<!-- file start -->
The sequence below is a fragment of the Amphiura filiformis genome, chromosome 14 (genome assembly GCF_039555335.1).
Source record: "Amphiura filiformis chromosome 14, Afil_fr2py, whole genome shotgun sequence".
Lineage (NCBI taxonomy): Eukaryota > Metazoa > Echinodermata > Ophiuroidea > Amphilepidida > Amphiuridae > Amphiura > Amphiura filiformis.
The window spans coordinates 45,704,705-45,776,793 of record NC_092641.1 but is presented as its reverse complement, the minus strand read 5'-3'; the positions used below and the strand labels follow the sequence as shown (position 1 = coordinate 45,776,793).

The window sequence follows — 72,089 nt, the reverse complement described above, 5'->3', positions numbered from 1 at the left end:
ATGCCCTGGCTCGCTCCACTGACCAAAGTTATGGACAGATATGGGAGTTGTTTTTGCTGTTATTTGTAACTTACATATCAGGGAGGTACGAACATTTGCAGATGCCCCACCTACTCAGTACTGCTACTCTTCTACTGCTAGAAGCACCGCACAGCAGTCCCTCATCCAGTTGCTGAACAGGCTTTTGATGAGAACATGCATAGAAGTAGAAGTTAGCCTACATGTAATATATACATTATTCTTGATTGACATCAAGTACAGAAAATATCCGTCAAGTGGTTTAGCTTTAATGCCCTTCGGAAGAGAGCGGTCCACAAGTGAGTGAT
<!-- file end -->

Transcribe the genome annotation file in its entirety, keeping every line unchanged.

The sequence below is a fragment of the Amphiura filiformis genome, chromosome 14 (genome assembly GCF_039555335.1).
Source record: "Amphiura filiformis chromosome 14, Afil_fr2py, whole genome shotgun sequence".
Lineage (NCBI taxonomy): Eukaryota > Metazoa > Echinodermata > Ophiuroidea > Amphilepidida > Amphiuridae > Amphiura > Amphiura filiformis.
The window spans coordinates 45,704,705-45,776,793 of record NC_092641.1 but is presented as its reverse complement, the minus strand read 5'-3'; the positions used below and the strand labels follow the sequence as shown (position 1 = coordinate 45,776,793).

The window sequence follows — 72,089 nt, the reverse complement described above, 5'->3', positions numbered from 1 at the left end:
ATGCCCTGGCTCGCTCCACTGACCAAAGTTATGGACAGATATGGGAGTTGTTTTTGCTGTTATTTGTAACTTACATATCAGGGAGGTACGAACATTTGCAGATGCCCCACCTACTCAGTACTGCTACTCTTCTACTGCTAGAAGCACCGCACAGCAGTCCCTCATCCAGTTGCTGAACAGGCTTTTGATGAGAACATGCATAGAAGTAGAAGTTAGCCTACATGTAATATATACATTATTCTTGATTGACATCAAGTACAGAAAATATCCGTCAAGTGGTTTAGCTTTAATGCCCTTCGGAAGAGAGCGGTCCACAAGTGAGTGAT